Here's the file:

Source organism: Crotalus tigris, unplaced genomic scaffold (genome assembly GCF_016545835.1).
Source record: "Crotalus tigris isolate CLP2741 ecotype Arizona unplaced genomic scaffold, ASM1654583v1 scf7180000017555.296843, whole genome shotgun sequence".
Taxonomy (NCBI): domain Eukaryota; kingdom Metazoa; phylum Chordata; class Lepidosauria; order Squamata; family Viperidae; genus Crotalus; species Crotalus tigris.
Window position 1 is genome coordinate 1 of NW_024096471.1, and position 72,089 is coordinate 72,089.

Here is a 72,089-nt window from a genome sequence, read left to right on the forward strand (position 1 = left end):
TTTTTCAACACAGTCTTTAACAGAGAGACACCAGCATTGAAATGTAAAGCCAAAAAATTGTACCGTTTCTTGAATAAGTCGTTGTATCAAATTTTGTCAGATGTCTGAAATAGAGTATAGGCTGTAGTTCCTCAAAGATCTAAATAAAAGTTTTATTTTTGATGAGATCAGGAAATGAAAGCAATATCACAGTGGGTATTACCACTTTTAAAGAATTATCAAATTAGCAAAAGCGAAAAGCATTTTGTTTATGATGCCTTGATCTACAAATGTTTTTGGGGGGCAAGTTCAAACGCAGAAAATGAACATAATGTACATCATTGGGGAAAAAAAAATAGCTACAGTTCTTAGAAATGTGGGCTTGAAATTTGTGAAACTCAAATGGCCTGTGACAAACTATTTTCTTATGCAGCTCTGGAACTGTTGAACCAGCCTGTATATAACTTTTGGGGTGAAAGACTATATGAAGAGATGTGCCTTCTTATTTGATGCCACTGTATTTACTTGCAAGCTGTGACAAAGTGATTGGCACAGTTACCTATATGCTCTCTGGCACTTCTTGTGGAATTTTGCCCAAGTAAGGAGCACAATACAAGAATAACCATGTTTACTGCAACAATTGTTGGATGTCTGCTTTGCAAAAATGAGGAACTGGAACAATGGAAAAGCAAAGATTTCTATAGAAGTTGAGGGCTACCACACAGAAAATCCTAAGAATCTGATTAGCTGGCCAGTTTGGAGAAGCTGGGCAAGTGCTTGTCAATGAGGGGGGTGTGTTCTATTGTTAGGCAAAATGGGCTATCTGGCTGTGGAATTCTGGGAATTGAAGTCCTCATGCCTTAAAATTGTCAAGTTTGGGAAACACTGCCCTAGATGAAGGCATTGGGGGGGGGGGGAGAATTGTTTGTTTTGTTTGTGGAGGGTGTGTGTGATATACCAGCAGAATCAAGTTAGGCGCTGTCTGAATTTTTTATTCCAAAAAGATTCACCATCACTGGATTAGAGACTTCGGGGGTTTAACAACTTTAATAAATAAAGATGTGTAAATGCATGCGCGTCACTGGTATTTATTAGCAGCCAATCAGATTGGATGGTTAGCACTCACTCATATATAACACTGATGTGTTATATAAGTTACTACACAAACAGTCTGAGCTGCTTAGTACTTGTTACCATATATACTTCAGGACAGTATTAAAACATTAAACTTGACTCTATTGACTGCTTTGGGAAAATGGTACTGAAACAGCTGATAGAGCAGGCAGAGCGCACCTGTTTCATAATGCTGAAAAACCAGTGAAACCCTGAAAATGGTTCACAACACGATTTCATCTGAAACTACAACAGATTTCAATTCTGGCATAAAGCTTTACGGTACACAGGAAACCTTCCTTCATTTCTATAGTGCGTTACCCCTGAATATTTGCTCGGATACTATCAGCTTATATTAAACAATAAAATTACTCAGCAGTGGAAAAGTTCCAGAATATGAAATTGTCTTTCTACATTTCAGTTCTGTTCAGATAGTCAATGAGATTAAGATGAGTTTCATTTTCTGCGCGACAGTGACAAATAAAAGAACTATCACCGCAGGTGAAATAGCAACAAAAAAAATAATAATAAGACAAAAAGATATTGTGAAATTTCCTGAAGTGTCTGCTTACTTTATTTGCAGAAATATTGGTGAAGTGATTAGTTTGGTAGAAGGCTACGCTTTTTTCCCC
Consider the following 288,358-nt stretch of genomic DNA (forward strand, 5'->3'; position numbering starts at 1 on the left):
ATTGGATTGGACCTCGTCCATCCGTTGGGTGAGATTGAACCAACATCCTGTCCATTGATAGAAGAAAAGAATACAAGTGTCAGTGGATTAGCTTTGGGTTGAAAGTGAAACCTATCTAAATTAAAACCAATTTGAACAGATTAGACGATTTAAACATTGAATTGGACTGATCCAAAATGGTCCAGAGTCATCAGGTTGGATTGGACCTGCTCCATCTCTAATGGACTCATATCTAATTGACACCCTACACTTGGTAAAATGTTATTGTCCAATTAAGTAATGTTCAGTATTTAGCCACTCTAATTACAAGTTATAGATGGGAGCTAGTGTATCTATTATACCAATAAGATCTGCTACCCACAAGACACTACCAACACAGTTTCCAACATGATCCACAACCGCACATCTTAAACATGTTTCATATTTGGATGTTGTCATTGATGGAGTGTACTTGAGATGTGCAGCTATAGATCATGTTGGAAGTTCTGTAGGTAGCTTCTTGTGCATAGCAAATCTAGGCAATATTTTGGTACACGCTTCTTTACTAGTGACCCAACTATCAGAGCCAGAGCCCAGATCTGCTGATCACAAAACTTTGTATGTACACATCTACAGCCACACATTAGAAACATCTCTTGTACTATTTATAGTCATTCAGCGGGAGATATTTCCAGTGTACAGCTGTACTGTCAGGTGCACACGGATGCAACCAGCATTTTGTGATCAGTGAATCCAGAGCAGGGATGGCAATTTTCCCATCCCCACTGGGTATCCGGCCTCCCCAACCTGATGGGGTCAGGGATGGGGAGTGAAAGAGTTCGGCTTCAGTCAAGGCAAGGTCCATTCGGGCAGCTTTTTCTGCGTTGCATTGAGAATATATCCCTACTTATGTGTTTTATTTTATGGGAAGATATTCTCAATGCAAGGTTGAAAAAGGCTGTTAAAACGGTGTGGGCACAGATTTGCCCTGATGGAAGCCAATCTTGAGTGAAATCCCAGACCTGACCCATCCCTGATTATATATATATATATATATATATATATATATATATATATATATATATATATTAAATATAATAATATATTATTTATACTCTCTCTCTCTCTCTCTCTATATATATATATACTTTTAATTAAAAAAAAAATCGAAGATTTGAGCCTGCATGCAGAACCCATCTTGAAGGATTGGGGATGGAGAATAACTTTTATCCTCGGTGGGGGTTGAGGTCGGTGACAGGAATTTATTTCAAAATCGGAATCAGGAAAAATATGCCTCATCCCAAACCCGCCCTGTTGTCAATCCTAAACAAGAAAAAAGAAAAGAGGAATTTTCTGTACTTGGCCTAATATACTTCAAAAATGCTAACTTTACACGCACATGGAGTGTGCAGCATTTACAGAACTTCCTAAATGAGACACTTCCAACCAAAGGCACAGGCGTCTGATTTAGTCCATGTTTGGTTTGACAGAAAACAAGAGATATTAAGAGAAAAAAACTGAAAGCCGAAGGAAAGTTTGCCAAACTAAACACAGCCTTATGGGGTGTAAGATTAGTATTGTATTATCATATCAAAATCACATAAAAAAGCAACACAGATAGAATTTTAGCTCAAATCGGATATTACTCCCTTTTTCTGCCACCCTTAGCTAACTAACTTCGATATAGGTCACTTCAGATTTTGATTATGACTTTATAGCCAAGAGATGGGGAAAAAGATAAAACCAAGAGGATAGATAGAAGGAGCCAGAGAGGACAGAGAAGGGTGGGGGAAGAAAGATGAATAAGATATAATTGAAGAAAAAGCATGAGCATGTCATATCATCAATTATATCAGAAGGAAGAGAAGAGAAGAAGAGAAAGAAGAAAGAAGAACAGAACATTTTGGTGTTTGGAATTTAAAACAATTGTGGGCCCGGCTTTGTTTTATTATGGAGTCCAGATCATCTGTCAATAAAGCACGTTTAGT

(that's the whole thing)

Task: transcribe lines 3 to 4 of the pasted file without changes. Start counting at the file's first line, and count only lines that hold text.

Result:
Taxonomy (NCBI): domain Eukaryota; kingdom Metazoa; phylum Chordata; class Lepidosauria; order Squamata; family Viperidae; genus Crotalus; species Crotalus tigris.
Window position 1 is genome coordinate 1 of NW_024096471.1, and position 72,089 is coordinate 72,089.